Helleborus viridis

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Green hellebore
Helleborus viridis 003.JPG
Scientific classification edit
Kingdom: Plantae
Clade: Tracheophytes
Clade: Angiosperms
Clade: Eudicots
Order: Ranunculales
Family: Ranunculaceae
Genus: Helleborus
H. viridis
Binomial name
Helleborus viridis

Helleborus viridis, commonly called green hellebore,[1][2] is a perennial flowering plant in the buttercup family, Ranunculaceae, native to Central and Western Europe, including England. All parts of the plant are poisonous.[3]

The green hellebore was one of the many plants first described by Linnaeus in volume one of his 1753 tenth edition of his Species Plantarum.[4] The species name is the Latin adjective viridis, "green". Two subspecies are recognised, subspecies viridis from Central Europe and the maritime Alps, and subspecies occidentalis from western Europe including England.[5]

Other common names recorded include bastard hellebore, bear's foot and boar's foot.[6]

Growing to around 60 cm (2 ft) high, the green hellebore is a perennial plant. The flowers appear in spring (February to April).[3] They have five large green oval sepals with pointed tips, and seven to twelve much smaller petals. The roots are rhizomatous.[7] Subspecies viridis has flowers of 4–5 cm diameter and leaves covered with fine hairs, while the flowers of subspecies occidentalis are smaller (3–4 cm diameter) and its leaves are smooth.[8]

The green hellebore is found in Western and Central Europe, east to eastern Austria and south to northern Italy.[5] It grows on limestone and chalk-based soils in the south of England.[3]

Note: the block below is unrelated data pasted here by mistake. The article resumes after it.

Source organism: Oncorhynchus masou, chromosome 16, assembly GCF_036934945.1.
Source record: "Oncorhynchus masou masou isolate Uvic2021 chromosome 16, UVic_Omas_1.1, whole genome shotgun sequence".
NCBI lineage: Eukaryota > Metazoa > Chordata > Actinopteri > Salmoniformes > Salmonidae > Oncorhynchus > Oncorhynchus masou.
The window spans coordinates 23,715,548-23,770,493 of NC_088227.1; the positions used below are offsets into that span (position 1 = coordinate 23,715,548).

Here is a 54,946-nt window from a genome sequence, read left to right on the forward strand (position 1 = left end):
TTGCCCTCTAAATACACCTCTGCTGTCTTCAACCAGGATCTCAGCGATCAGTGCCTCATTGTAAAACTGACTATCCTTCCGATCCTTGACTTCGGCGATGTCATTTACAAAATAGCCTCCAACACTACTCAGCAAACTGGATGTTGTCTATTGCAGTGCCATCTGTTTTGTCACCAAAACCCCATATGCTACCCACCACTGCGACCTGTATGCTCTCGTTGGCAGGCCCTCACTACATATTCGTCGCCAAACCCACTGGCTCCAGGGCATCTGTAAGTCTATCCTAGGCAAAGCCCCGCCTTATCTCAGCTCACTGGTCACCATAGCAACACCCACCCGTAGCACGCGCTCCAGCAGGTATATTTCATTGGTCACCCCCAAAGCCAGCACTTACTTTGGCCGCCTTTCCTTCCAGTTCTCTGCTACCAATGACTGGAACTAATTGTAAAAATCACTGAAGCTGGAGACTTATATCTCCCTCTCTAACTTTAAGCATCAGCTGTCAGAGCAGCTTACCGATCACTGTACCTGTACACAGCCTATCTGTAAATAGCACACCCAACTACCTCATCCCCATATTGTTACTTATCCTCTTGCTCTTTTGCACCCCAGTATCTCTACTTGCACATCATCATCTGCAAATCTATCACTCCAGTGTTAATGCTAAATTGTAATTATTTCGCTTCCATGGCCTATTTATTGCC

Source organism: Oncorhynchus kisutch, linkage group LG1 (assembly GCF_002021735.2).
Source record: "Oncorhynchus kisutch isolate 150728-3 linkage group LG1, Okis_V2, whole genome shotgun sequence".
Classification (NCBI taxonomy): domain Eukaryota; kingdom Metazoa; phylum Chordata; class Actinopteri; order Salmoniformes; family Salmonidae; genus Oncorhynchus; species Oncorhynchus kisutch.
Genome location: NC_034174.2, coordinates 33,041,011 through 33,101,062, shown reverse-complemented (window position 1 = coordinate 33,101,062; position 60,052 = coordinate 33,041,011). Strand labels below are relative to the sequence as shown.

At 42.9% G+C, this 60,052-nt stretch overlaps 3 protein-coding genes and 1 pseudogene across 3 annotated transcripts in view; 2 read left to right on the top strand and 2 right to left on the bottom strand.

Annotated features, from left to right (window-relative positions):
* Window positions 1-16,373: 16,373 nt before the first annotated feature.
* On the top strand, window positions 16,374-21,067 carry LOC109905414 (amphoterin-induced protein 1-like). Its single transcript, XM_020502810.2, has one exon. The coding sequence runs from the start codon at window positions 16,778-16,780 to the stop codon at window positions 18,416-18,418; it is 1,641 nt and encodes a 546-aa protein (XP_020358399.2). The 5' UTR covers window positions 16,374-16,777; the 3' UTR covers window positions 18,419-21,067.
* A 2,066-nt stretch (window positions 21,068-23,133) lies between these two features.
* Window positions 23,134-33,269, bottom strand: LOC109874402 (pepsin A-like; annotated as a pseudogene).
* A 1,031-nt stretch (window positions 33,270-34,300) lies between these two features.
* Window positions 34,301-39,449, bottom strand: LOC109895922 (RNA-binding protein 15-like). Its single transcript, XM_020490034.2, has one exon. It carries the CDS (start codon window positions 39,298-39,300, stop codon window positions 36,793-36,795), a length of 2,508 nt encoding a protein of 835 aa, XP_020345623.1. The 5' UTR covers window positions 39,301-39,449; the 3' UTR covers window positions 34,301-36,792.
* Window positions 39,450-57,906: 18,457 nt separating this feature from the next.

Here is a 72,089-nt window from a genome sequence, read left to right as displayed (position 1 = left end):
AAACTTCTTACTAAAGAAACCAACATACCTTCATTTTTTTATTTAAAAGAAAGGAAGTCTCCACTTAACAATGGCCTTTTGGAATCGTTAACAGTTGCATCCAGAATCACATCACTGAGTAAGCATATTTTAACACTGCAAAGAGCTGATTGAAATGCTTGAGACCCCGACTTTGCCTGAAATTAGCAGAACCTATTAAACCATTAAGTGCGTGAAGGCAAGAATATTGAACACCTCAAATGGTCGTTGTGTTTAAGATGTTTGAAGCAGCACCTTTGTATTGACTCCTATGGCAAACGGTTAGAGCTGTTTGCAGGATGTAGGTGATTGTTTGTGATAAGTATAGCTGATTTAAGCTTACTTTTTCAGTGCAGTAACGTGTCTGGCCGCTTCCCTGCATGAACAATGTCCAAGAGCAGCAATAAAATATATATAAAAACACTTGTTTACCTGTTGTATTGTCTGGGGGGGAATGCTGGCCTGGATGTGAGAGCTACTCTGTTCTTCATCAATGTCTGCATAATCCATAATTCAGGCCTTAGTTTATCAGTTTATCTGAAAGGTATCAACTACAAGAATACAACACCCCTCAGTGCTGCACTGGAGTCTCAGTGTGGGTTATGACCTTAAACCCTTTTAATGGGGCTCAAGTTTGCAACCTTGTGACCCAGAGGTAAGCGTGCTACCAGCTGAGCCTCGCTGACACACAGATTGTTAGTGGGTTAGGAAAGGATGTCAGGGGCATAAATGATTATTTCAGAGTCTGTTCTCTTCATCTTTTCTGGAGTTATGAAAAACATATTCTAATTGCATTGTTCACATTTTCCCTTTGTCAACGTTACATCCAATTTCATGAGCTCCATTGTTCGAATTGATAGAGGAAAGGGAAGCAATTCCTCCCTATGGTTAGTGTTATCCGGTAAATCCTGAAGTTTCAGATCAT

The green hellebore has become weedy in North America, Scandinavia, the Netherlands, and northern Germany.[7]

Consumption of any part of the plant can lead to severe vomiting and seizures.[3] Its purgative properties meant that it was traditionally used as a folk remedy to treat worms in children and topically to treat lice.[3]


  1. ^ "BSBI List 2007". Botanical Society of Britain and Ireland. Archived from the original (xls) on 2015-01-25. Retrieved 2014-10-17.
  2. ^ "Helleborus viridis". Natural Resources Conservation Service PLANTS Database. USDA. Retrieved 19 January 2016.
  3. ^ a b c d e North, Pamela Mildred (1967). Poisonous plants and fungi in color. London: Blandford Press. p. 117. OCLC 955264.
  4. ^ Linnaeus, Carl (1753). "Tomus I". Species Plantarum (in Latin). Stockholm: Laurentii Salvii. p. 558.
  5. ^ a b "Helleborus viridis L". Flora Europaea. Royal Botanical Garden Edinburgh. Retrieved 29 January 2015.
  6. ^ Wagstaff, D. Jesse (2008). International Poisonous Plants Checklist: An Evidence-Based Reference. CRC Press. p. 188. ISBN 9781420062533.
  7. ^ a b Moss, Charles Edward (1914). The Cambridge British Flora. Cambridge University Press. p. 108.
  8. ^ Servettaz, O.; Colombo, M. L.; Tomè, F. (1988). "Taxonomical investigations on Helleborus viridis s. l. (Ranunculaceae) in Northern Italy". Plant Systematics and Evolution. 160 (3–4): 181–88. doi:10.1007/BF00936045. S2CID 30745075.

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